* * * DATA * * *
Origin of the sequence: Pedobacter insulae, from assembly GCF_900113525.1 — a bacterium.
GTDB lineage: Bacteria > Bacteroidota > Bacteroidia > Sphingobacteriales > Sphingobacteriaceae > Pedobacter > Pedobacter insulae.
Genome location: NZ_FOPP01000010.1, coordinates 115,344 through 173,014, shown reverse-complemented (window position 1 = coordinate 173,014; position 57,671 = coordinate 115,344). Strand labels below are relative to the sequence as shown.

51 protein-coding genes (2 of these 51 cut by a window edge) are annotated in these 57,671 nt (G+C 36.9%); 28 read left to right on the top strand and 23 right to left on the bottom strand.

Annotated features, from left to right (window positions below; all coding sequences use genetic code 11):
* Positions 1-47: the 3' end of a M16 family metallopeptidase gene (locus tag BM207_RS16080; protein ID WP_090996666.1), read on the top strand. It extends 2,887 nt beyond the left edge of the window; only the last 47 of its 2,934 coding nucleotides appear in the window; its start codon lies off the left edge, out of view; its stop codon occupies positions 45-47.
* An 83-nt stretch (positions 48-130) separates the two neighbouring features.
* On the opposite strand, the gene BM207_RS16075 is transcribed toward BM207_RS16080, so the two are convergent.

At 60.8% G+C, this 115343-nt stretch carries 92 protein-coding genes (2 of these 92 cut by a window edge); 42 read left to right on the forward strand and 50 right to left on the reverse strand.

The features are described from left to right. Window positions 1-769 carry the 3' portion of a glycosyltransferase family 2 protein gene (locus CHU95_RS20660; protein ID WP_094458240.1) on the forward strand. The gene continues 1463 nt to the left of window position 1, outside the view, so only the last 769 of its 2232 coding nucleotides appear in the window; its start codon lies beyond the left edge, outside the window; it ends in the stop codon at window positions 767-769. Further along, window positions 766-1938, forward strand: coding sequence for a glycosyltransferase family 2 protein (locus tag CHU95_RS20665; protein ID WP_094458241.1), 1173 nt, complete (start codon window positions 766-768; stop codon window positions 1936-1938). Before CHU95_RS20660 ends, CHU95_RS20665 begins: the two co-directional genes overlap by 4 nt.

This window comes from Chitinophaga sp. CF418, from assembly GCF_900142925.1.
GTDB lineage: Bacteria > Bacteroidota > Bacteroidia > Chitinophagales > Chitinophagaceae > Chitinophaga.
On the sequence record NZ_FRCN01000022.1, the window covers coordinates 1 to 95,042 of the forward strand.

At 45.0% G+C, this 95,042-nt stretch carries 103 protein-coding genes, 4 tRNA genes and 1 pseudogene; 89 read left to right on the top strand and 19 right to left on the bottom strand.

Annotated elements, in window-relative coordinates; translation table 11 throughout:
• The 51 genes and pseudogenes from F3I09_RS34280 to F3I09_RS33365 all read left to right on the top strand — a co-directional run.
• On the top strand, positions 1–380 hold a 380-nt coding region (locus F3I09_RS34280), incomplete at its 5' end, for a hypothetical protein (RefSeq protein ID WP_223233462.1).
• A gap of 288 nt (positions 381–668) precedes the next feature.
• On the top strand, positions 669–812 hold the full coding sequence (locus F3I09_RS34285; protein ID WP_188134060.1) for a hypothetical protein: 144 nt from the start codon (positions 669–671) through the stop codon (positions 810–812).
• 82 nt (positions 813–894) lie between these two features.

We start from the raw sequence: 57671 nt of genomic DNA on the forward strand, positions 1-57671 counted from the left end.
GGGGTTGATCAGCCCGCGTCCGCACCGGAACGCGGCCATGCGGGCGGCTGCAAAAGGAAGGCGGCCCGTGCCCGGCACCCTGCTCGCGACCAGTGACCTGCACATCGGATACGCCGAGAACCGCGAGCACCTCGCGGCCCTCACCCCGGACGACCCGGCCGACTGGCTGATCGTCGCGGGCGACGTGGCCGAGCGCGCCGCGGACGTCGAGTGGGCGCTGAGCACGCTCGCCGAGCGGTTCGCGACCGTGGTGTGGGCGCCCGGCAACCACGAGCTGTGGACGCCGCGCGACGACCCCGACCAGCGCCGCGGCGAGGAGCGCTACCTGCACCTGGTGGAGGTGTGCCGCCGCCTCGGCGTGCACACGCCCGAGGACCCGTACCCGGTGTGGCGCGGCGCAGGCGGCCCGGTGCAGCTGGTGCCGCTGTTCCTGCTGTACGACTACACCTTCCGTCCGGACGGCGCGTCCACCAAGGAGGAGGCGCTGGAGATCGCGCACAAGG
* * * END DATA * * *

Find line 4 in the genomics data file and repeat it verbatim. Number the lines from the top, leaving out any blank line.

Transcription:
51 protein-coding genes (2 of these 51 cut by a window edge) are annotated in these 57,671 nt (G+C 36.9%); 28 read left to right on the top strand and 23 right to left on the bottom strand.